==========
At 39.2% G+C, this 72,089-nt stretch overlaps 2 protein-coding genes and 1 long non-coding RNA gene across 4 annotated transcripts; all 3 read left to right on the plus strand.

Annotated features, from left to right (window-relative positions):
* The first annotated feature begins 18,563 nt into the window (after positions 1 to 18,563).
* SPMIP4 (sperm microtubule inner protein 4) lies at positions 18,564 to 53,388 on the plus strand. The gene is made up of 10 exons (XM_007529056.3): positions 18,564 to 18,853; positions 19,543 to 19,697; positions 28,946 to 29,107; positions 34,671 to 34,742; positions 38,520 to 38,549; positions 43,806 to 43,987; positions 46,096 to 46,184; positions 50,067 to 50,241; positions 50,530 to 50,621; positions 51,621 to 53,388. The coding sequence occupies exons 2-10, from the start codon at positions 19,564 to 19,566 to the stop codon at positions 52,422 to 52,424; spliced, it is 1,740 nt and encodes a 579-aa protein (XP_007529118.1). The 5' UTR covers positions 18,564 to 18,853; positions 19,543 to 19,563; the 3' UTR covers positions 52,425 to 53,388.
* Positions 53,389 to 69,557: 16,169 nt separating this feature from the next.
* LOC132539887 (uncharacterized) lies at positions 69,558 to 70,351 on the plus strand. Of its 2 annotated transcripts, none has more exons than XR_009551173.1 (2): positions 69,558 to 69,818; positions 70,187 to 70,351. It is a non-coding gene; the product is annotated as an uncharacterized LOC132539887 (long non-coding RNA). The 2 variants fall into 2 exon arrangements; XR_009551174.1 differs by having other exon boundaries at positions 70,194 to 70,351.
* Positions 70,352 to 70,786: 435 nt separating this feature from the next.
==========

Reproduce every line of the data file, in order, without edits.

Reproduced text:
At 39.2% G+C, this 72,089-nt stretch overlaps 2 protein-coding genes and 1 long non-coding RNA gene across 4 annotated transcripts; all 3 read left to right on the plus strand.

Annotated features, from left to right (window-relative positions):
* The first annotated feature begins 18,563 nt into the window (after positions 1 to 18,563).
* SPMIP4 (sperm microtubule inner protein 4) lies at positions 18,564 to 53,388 on the plus strand. The gene is made up of 10 exons (XM_007529056.3): positions 18,564 to 18,853; positions 19,543 to 19,697; positions 28,946 to 29,107; positions 34,671 to 34,742; positions 38,520 to 38,549; positions 43,806 to 43,987; positions 46,096 to 46,184; positions 50,067 to 50,241; positions 50,530 to 50,621; positions 51,621 to 53,388. The coding sequence occupies exons 2-10, from the start codon at positions 19,564 to 19,566 to the stop codon at positions 52,422 to 52,424; spliced, it is 1,740 nt and encodes a 579-aa protein (XP_007529118.1). The 5' UTR covers positions 18,564 to 18,853; positions 19,543 to 19,563; the 3' UTR covers positions 52,425 to 53,388.
* Positions 53,389 to 69,557: 16,169 nt separating this feature from the next.
* LOC132539887 (uncharacterized) lies at positions 69,558 to 70,351 on the plus strand. Of its 2 annotated transcripts, none has more exons than XR_009551173.1 (2): positions 69,558 to 69,818; positions 70,187 to 70,351. It is a non-coding gene; the product is annotated as an uncharacterized LOC132539887 (long non-coding RNA). The 2 variants fall into 2 exon arrangements; XR_009551174.1 differs by having other exon boundaries at positions 70,194 to 70,351.
* Positions 70,352 to 70,786: 435 nt separating this feature from the next.